Clear Signals and Prayer

Having a clear communication signal is one of the highest priorities for people these days.  A recent British survey found that more than a clean room, a good mattress and an excellent on site restaurant, vacationers want to know they will have reliable and fast wifi access when they are away from home.  Clear signals are obviously important to us.

In April 2016, my wife, daughter and I had the chance to visit the incredibly beautiful, ocean side town of Canon Beach, Oregon. I had heard about its breathtaking beauty, and it didn’t disappoint. In addition to spending a few hours walking and exploring along the smooth sandy shores at low tide, we also took some time to wander through the town: eating little treats here and there, sipping coffees and shopping.

In one particular store it was hard to miss another visiting tourist. There she was, with her phone pressed in tight to her face, trying to maneuver herself into just the right spot so that she could have a phone conversation.  She was obviously frustrated as she called one person and then another, apologizing for not checking in with them yet that day, and lamenting the poor signal she was having to deal with. She had to repeat herself, raise her voice and move herself around to the front of the store in an attempt to communicate.

I wonder if sometimes our attempts at prayer, communication with God, don't often reflect the frantic, frenzied, unapologetic brashness of this woman's experience?

In contrast to that picture, I am being challenged anew by the life of George Mueller. He is widely considered one of the greatest examples of faith, compassion and prayer. In 19th century Bristol, England, he is most remembered for his role in caring for and providing for over 10,000 orphans. His story is a sobering challenge as we consider the needs around us and how God might choose to use us to make a Kingdom difference in this world, starting right where we are.

Here's an excerpt from this article, quoting George Mueller:

The difference, then, between my former practice and my present one is this: formerly, when I rose, I began to pray as soon as possible, and generally spent all my time till breakfast in prayer, or almost all the time. At all events I almost invariably began with prayer. . . . But what was the result? I often spent a quarter of an hour, or half an hour, or even an hour on my knees before being conscious to myself of having derived comfort, encouragement, humbling of soul, etc.; and often, after having suffered much from wandering of mind for the first ten minutes, or quarter of an hour, or even half an hour, I only then really began to pray.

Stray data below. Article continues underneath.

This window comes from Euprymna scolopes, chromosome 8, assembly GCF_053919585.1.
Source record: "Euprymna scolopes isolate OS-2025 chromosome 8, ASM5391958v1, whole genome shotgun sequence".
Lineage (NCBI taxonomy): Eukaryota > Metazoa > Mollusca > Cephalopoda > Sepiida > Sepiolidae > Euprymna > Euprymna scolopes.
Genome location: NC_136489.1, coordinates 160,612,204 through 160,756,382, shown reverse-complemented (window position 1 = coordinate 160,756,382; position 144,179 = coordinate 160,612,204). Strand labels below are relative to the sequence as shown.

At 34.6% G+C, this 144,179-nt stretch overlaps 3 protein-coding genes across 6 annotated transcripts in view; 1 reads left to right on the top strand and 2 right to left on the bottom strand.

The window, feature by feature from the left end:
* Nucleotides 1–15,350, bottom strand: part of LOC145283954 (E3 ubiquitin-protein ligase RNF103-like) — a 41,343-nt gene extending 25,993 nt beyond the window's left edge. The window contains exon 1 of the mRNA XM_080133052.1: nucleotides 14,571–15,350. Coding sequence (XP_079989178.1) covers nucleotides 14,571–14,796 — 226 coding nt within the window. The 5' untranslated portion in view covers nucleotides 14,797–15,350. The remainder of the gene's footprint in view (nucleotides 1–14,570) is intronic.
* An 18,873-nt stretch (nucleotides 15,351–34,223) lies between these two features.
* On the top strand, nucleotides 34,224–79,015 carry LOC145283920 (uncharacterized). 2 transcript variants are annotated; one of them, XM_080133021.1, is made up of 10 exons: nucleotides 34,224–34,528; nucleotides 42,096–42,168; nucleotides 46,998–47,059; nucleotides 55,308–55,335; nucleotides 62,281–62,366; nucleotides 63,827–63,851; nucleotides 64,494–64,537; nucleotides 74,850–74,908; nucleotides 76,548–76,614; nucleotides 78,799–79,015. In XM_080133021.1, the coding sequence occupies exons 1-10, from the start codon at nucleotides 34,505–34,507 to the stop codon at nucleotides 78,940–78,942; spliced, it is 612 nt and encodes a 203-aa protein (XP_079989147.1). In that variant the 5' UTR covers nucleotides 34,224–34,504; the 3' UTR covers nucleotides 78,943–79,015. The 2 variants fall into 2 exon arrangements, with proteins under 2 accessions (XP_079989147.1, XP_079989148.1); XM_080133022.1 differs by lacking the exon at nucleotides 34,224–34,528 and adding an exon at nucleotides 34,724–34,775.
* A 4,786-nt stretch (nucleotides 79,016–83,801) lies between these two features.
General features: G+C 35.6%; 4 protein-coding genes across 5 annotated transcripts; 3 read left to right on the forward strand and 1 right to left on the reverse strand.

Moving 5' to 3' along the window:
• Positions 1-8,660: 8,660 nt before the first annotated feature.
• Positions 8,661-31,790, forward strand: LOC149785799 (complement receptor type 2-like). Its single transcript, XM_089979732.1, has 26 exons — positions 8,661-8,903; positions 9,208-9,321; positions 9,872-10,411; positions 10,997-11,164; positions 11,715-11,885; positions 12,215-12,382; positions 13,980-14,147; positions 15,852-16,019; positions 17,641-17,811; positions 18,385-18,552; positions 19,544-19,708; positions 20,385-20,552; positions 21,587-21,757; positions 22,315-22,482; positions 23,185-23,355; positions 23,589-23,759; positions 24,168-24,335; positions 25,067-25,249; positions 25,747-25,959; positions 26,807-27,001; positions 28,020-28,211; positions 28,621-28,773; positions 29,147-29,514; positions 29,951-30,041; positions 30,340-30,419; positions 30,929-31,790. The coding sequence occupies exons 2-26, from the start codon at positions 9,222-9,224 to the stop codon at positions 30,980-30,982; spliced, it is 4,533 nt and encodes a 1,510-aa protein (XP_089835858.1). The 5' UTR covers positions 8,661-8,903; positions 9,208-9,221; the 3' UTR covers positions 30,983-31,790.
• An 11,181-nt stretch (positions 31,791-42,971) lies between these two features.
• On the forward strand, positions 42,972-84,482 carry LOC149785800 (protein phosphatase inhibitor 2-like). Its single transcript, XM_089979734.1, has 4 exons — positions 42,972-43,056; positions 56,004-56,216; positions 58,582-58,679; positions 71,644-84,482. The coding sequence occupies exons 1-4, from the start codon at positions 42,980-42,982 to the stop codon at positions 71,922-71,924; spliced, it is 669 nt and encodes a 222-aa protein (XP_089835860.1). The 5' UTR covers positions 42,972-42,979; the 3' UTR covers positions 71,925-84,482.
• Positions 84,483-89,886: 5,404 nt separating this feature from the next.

I scarcely ever suffer now in this way. For my heart being nourished by the truth, being brought into experimental [today we would say “experiential”] fellowship with God, I speak to my Father and to my Friend (vile though I am, and unworthy of it) about the things that He has brought before me in His precious Word. It often now astonishes me that I did not sooner see this point.

The good news when it comes to prayer, is that our God is never out of range, we always have a strong connection. However, it is possible, just as George Mueller discovered, that the interference or lack of connection could be a result of our positioning, our equipment, the readiness of our spirit to be shaped by the Sovereign. A clear signal of communication in prayer starts with choosing to call upon God the Father and then putting ourselves in a position to receive, to listen and to respond to His perspective. 

  • If you knew God wanted to show you something or tell you something today, that might be that might be more significant that what you have planned, what changes would you make to see or hear Him?
  • Given that many of our phones carry our Bibles, prayer lists and other helpful apps, how do you intentionally minimize or eliminate the inevitable distractions from the other apps/calls/texts/messages in order to cultivate clear communication with God?